May 15, 2006 | Tips from Us >
Find more information about Squamish - Hiking
This past weekend brought beautiful weather to Vancouver, Coast and Mountains so to take advantage of it, a small group of us went to Stawamus Chief
(aka “The Chief”) for a hike just outside of Squamish. The Chief is a Provincial Park with picnic tables, grass area, full running washrooms, camping, a little info booth/gift shop where you can snack on ice cream bars and a nice little walk to view BC’s 3rd highest waterfall - Shannon Falls
The hike up the Chief is a little more intense than the walk to Shannon Falls. I found the trail level to be intermediate-difficult. I'm not a big hiker but I found it was a good work out and it's much more scenic than the Grouse Grind. The age range of hikers varied from 7 years old to 65+ and some pet dogs. I would ensure you wear proper footwear, take extra clothing, water and a little snack before you go up. Although we did see a fellow walking up the trail barefooted… he looked like the extreme/outdoorsy type and probably was ‘callousing’ up his feet for some other sport?! Perhaps training for a hot-coal walking contest or he could be just plain crazy.
Anyways, the trial had some man-made steps, ladders and chains to assist you on the steep inclines but majority of the trial was composed of rocks and mother-earth. There are 3 peaks you can hike; one path leading to peak 1 & 2 and another path leading to peak 3. You can also get to peak 3 via peak 2 (map
). We only climbed to the 1st peak where we soaked in the view of the Howe Sound and overlooked the town site of Squamish and the surrounding mountains. It was very breathtaking and serene minus the stark-white topless male teens who were trying to work on their tans (a sure sign that summer is on it’s way...)
We managed to fi
May 12, 2006 | Tips from Us >
Vancouver, Sightseeing Tours
Find more information about Vancouver - Sightseeing Tours
British Columbia has, yet again, won the RV-friendly Welcome Mat Award! For the fourth year in a row, Good Sam Club members (1 million of them) have voted British Columbia as the most RV-friendly province to visit. I have spent more than a few nights in a camper (small C class) and have would to agree – not that I’m biased or anything.
May 12, 2006 | Tips from Us >
Find more information about Vancouver - Dining
I am not a huge fan of oysters, but I’m game to throw one back every now and then - as long as you shove it in a shooter glass full of spicy-something or another with vim and vinegar added in for good measure. That being said, I happened to run into Rodney’s Oyster House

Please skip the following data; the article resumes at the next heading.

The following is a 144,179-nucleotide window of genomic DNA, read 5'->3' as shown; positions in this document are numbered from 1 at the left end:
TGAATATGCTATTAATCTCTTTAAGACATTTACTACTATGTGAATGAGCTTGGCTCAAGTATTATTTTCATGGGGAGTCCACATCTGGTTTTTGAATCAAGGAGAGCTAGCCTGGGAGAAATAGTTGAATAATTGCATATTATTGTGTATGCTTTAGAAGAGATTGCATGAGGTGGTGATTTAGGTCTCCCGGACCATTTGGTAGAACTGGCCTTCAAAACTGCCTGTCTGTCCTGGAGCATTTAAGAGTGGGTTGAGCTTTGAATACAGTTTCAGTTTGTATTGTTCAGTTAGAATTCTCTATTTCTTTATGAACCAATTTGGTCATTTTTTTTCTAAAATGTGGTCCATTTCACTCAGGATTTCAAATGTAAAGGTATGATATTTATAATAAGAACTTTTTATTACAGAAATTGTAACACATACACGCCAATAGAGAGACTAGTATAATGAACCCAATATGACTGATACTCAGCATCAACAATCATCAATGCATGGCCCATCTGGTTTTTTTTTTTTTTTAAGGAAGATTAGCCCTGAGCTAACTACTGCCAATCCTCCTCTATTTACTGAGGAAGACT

as part of a scavenger hunt yesterday, and I think I may have been instantly converted into one of those obsessed slurpers I keep bumping into.
While I have never been to Cape Cod or Martha’s Vineyard, I would expect Rodney’s would fit in there just swell, with white-washed wood, hand-painted driftwood signs, hanging buoys and …er, hanging around beach-bum-looking-boys.
Here are two tips I picked up for you. 1. Happy hour is from four to six with oysters for a buck a shuck. 2. In the summertime Rodney (I assume he hangs out there too somewhere) opens up a garden patio for picnics -Wednesday through Saturday 11:30 AM to 10:00 PM (weather permitting). Rodney’s is located in Yaletown
May 04, 2006 | Tips from Us >
Whistler, Sightseeing Tours
Find more information about Whistler - Sightseeing Tours
The Whistler Mountaineer
has just launched a fantastic new rail service to/from Whistler this week. I was really, really lucky to be on the inaugural train. The journey takes about three hours each way. I've driven the Sea to Sky Highway to Whistler
many, many times, so for me, the train experience was very cool. You can still see the scenic highway from some of the stretches of track. But I thought the best part was travelling through the areas which you can't see by car. There's a section that goes through the Cheakamus Canyon. They actually slow the train down to give everyone a really good look at the rapids and cliffs. Further north, you overlook the top of Brandywine Falls. There are two levels of service on the train -- Glacier Dome and Coast Classic. The Glacier Dome is the premium service and includes hot, plated meals and a more panoramic rail car. The Coast Classic service has large windows and offers chilled meals. For BC residents only
, there is a special $99 round trip introductory rate if you book before June 30th.